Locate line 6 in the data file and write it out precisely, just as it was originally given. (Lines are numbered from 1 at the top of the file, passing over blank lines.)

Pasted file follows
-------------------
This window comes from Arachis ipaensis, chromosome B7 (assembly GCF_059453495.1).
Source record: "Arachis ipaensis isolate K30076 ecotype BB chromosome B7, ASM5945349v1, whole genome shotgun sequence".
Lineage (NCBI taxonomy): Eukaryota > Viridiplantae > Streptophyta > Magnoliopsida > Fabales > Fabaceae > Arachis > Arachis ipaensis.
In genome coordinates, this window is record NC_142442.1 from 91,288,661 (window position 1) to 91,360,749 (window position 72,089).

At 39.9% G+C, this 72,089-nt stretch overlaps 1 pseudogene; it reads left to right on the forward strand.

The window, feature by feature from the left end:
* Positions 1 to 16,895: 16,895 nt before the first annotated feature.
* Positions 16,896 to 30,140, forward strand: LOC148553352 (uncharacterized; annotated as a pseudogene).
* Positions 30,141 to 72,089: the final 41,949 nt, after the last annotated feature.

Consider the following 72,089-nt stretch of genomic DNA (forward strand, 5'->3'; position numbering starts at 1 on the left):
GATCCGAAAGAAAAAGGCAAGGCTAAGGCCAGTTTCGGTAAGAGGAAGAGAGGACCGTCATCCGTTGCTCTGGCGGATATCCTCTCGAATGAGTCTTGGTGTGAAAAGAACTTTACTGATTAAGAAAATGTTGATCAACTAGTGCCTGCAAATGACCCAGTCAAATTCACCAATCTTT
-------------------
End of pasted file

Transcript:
The window, feature by feature from the left end: